And our blog: http://www.onlinetaxprofessionals.blogspot.com
Please like us on Facebook: http://www.facebook.com/onlinetaxpros
and follow us on Twitter: @onlinetaxpros


  1. This article can widen the knowledge of taxpayers regarding the difference between tax credit and tax deduction, and the various transactions by which they can claim them. Since taxes are considered as an enforced contribution levied upon taxpayer’s incomes, property, and sales, taxpayers should also avail of the privilege that they can get from tax deduction and tax credit. Availing of tax credit, wherein the final taxable amount is reduced, and tax deduction wherein a certain amount is deducted to the tax imposable, will be very beneficial to the taxpayer because he can get an excess amount that he can use for future tax payments.

    Nelson Sottile

  2. Tax credit and deduction are methods to help reduce the burden of an individual in paying his/her taxes. These are based on certain categories of income or expenses. Despite these two methods’ differences, both can be helpful in dealing with one’s tax responsibilities.

    @ Jeanie Yearsley

    1. Thanks for expanding on my topic, have a great day!

  3. “Giving to charity can help reduce an annual tax bill”- This is true. I know a lot of people who do this. Great approach, right? And I know the people who do this feel great about giving too, and I’d like to believe they do this not for the sake of reducing their taxes but to sincerely help. Nothing beats the feeling of knowing your money will be used for a good cause, and that’s what matters. ;)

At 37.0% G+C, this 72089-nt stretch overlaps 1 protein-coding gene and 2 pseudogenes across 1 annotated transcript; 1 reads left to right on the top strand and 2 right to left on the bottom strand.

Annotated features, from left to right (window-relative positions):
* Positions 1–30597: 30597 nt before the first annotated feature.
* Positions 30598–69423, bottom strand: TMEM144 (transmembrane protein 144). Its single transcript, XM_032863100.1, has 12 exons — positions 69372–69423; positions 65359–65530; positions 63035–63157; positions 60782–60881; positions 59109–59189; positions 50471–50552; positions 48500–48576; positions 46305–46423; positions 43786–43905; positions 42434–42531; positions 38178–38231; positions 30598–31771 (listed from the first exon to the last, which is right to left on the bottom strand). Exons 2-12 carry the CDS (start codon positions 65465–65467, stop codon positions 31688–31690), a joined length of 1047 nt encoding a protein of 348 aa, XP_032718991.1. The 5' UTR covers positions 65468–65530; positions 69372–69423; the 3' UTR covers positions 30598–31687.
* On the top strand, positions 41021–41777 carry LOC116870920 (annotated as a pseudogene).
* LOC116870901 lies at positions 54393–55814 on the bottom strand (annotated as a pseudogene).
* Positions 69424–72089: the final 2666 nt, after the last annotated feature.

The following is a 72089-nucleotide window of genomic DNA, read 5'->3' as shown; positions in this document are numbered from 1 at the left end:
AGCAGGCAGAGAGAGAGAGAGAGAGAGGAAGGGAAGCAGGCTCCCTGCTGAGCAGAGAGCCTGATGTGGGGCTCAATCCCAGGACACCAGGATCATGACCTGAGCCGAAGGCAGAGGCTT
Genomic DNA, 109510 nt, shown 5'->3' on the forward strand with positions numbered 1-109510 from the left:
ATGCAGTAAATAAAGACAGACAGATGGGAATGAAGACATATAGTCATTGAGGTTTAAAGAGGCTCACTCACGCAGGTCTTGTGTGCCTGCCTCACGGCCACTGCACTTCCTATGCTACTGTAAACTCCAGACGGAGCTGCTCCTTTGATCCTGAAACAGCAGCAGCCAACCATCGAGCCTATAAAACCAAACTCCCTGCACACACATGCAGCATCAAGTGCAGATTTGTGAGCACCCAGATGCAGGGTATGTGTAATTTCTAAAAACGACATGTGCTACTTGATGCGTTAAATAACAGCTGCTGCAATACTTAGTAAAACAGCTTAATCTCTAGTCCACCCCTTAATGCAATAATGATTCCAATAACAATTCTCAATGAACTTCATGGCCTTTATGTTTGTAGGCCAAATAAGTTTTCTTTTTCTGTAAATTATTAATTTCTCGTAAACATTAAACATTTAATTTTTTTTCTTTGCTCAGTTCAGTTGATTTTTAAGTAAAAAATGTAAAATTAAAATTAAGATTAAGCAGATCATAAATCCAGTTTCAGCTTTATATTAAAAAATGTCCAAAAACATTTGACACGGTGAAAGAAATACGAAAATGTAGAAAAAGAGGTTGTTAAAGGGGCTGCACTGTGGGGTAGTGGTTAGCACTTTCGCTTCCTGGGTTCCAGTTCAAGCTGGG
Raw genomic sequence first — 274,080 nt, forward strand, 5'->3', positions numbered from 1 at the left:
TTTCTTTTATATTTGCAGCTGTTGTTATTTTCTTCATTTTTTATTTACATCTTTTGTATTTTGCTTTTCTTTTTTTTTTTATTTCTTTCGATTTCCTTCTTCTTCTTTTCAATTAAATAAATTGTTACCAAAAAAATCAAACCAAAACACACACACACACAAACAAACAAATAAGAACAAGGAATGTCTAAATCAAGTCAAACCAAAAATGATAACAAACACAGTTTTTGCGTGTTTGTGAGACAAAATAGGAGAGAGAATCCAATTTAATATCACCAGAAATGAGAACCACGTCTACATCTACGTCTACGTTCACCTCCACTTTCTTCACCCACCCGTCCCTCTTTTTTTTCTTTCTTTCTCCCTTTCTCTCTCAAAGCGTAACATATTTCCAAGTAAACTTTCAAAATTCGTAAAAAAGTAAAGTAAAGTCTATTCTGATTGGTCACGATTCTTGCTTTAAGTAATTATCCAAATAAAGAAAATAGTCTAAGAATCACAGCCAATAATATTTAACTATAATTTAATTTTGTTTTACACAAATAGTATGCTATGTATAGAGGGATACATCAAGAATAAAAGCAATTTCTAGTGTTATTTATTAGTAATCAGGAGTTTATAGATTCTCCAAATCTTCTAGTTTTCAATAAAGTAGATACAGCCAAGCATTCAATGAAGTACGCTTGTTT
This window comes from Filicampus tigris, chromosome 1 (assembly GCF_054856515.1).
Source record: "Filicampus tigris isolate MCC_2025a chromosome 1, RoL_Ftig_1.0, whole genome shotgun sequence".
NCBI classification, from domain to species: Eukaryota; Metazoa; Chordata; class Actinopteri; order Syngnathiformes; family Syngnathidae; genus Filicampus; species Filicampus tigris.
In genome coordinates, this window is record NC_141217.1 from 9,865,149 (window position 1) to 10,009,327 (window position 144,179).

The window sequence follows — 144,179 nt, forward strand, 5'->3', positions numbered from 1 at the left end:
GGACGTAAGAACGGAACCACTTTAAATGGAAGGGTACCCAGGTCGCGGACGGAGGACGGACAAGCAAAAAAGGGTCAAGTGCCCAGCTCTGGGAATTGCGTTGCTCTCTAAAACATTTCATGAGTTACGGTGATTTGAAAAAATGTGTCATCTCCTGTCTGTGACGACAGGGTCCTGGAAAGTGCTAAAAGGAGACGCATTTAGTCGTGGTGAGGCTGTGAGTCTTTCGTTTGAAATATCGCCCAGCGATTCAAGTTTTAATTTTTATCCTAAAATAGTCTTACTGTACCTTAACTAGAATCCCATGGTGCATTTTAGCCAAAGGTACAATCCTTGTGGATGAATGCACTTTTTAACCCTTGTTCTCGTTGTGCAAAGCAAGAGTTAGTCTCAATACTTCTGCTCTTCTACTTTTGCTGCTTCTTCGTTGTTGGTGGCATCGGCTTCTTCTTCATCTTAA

Parris Moretti

    1. It is a great approach, in my opinion! I wish more people had a gracious and giving attitude, then maybe our economy wouldn't be in this position.

  4. I share the same sentiments as you do, Greg and Parris! Not only do you help reduce your tax, but you get to help people in need as well. It’s really nice to see well-off individuals lend a hand sometimes. Let’s just really wish that more kindhearted citizens will do the same as more people become happier. :)

    Wystan Dale

    1. Yep, if everyone did something nice for someone else without expecting anything in return, I don't think we would be prepared for what the world would look like! Thanks for the comment!

  5. Every citizen who is paying taxes should be equipped with these helpful tips. Deductions and credits from one’s tax can be a big help, especially when they’ve accumulated. So knowing these will surely give them a helping hand in dealing with their financial concerns.

    Lauren Padilla

    1. I agree, glad you came by my neck of the woods to post that constructive comment. Have a great day!